4

La programmation télévisée au Québec et l’auditoire des 12-17 ans : analyse comparative de l’offre et de la consommation

Cloutier, Claudia 01 1900 (has links)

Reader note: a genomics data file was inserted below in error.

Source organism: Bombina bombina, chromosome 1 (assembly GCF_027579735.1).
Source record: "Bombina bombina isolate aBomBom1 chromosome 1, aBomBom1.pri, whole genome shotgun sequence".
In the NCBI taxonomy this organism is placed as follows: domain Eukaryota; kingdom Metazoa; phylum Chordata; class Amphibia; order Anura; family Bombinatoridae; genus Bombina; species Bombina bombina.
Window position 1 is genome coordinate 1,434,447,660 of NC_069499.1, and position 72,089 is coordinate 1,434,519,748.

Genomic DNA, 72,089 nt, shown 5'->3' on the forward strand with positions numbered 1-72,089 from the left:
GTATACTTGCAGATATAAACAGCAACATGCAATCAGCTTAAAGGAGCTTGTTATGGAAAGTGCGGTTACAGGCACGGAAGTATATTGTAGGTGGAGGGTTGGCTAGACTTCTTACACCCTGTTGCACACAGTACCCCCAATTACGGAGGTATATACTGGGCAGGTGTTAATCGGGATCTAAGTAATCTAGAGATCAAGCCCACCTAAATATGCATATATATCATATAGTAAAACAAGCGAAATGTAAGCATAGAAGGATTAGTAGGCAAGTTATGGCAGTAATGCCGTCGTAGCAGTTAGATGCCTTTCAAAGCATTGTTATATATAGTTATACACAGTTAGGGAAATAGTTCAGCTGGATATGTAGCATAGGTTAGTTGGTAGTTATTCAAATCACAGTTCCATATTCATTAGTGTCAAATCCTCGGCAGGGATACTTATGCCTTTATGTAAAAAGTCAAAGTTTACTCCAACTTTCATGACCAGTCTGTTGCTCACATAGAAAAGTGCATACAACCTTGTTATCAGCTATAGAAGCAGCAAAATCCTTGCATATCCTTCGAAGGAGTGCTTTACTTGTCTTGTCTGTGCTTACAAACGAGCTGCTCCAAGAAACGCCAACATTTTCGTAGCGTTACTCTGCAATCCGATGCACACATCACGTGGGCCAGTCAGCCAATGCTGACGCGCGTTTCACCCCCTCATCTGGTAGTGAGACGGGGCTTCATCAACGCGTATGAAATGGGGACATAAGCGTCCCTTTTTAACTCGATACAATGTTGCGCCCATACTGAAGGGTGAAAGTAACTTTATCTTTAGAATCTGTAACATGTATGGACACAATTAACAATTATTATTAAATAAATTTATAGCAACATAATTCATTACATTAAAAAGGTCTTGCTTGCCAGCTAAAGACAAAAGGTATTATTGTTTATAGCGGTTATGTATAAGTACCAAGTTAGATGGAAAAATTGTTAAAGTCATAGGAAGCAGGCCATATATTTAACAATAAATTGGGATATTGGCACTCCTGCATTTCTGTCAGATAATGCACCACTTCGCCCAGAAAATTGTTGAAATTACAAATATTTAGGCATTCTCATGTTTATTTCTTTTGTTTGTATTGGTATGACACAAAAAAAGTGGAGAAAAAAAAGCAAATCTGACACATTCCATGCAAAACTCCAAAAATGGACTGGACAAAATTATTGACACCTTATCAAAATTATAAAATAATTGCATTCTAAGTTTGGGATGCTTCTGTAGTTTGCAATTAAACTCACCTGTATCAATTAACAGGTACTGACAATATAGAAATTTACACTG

Ce mémoire consiste en une analyse des stratégies de l’offre et de la demande de l’industrie québécoise de la production télévisuelle francophone pour la jeunesse et plus précisément, pour l’auditoire des 12-17 ans. Cette industrie tendrait à investir davantage dans l’importation que dans la production d’émissions pour cet auditoire, dû à la faible écoute de ses productions par leur auditoire cible. Afin de mieux saisir les enjeux politiques, économiques et sociaux qui entourent l’industrie de la production télévisuelle pour la jeunesse, nous proposons d’explorer et de comparer l’offre télévisuelle destinée aux 12-17 ans et leur consommation télévisuelle. Cette analyse quantitative et statistique de l’offre et de la consommation se fait en trois étapes : (i) l’analyse de la structure de réception (émissions à succès, écoute des filles et des garçons, temps passé à l’écoute), (ii) l’analyse de la structure de programmation (mode de diffusion, genres télévisuels, origine des émissions, thématiques des émissions), et (iii) l’analyse de la structure thématique (thématiques associées aux épisodes et des personnages). De ces analyses, divers constats apparaissent. Tout d’abord, les jeunes consomment ce que les télédiffuseurs diffusent à leur intention, malgré l’accès limité à cette offre. De plus, plusieurs tactiques semblent être mises en œuvre afin de rentabiliser la diffusion de ces émissions, principalement la rediffusion. Finalement, ces émissions destinées aux adolescents se distinguent de celles offertes au grand public, non seulement par le public qu’elles tentent de rejoindre, mais aussi par les thématiques qu’elles abordent et la manière dont elles les abordent. / This research is an analysis of the supply and demand for Québec's French-language television production for youth and more specifically the 12 to17 years old demographic. As a result of low audience figures, the industry has a tendency to invest heavily in imported programs rather than the production of local programs. To better understand the political, economic and social issues surrounding the industry of television production for Youth, we propose to explore and compare the television supply aimed at 12 to 17 year-old and their television consumption. The quantitative and statistical analysis of supply and consumption is achieved in three ways: (i) the analysis of the receiving structure (programs with top ratings, differences between boys and girls and time spent), (ii) the analysis of the structure of programming (schedules, genres, country/province of production, main themes of programs) and (iii) the analysis of thematic structure (themes associated with episodes and characters). From this analysis, several findings emerge: Young people view what producers broadcast for them, despite the limited access to this supply. In addition, several tactics seem to be implemented to sustain the economics of the distribution of these programs, mainly multiple screening. Finally, these programs, aimed at adolescents, are fundamentally different from those for older audiences, not only by the audience they are trying to reach, but also by the themes they address and how they approach them.